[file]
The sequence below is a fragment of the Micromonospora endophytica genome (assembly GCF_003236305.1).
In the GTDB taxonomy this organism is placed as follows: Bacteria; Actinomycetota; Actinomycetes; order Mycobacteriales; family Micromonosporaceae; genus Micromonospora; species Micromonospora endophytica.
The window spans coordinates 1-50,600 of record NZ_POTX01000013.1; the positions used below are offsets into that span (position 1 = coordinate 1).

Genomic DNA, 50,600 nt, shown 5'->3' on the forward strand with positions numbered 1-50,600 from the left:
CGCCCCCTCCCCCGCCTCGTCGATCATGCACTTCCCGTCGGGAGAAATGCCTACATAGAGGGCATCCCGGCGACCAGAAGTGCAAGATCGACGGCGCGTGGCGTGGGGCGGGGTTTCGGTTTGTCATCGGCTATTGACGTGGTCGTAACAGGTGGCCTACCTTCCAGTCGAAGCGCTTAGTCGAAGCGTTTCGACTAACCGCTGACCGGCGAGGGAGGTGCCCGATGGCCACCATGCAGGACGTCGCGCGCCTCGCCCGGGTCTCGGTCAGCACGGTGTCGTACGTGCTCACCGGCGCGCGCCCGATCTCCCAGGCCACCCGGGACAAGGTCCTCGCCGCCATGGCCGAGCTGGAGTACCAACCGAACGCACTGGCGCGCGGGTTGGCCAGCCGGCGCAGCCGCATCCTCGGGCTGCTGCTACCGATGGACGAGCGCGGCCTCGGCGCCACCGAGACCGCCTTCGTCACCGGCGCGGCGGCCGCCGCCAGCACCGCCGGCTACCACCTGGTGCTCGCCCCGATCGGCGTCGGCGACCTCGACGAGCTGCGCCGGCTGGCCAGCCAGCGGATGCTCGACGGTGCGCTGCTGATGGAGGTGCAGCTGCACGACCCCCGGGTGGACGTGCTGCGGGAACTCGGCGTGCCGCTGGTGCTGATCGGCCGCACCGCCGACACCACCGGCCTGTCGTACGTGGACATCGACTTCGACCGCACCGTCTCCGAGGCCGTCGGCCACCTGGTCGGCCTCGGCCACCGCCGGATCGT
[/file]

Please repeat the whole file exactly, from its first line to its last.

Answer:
The sequence below is a fragment of the Micromonospora endophytica genome (assembly GCF_003236305.1).
In the GTDB taxonomy this organism is placed as follows: Bacteria; Actinomycetota; Actinomycetes; order Mycobacteriales; family Micromonosporaceae; genus Micromonospora; species Micromonospora endophytica.
The window spans coordinates 1-50,600 of record NZ_POTX01000013.1; the positions used below are offsets into that span (position 1 = coordinate 1).

Genomic DNA, 50,600 nt, shown 5'->3' on the forward strand with positions numbered 1-50,600 from the left:
CGCCCCCTCCCCCGCCTCGTCGATCATGCACTTCCCGTCGGGAGAAATGCCTACATAGAGGGCATCCCGGCGACCAGAAGTGCAAGATCGACGGCGCGTGGCGTGGGGCGGGGTTTCGGTTTGTCATCGGCTATTGACGTGGTCGTAACAGGTGGCCTACCTTCCAGTCGAAGCGCTTAGTCGAAGCGTTTCGACTAACCGCTGACCGGCGAGGGAGGTGCCCGATGGCCACCATGCAGGACGTCGCGCGCCTCGCCCGGGTCTCGGTCAGCACGGTGTCGTACGTGCTCACCGGCGCGCGCCCGATCTCCCAGGCCACCCGGGACAAGGTCCTCGCCGCCATGGCCGAGCTGGAGTACCAACCGAACGCACTGGCGCGCGGGTTGGCCAGCCGGCGCAGCCGCATCCTCGGGCTGCTGCTACCGATGGACGAGCGCGGCCTCGGCGCCACCGAGACCGCCTTCGTCACCGGCGCGGCGGCCGCCGCCAGCACCGCCGGCTACCACCTGGTGCTCGCCCCGATCGGCGTCGGCGACCTCGACGAGCTGCGCCGGCTGGCCAGCCAGCGGATGCTCGACGGTGCGCTGCTGATGGAGGTGCAGCTGCACGACCCCCGGGTGGACGTGCTGCGGGAACTCGGCGTGCCGCTGGTGCTGATCGGCCGCACCGCCGACACCACCGGCCTGTCGTACGTGGACATCGACTTCGACCGCACCGTCTCCGAGGCCGTCGGCCACCTGGTCGGCCTCGGCCACCGCCGGATCGT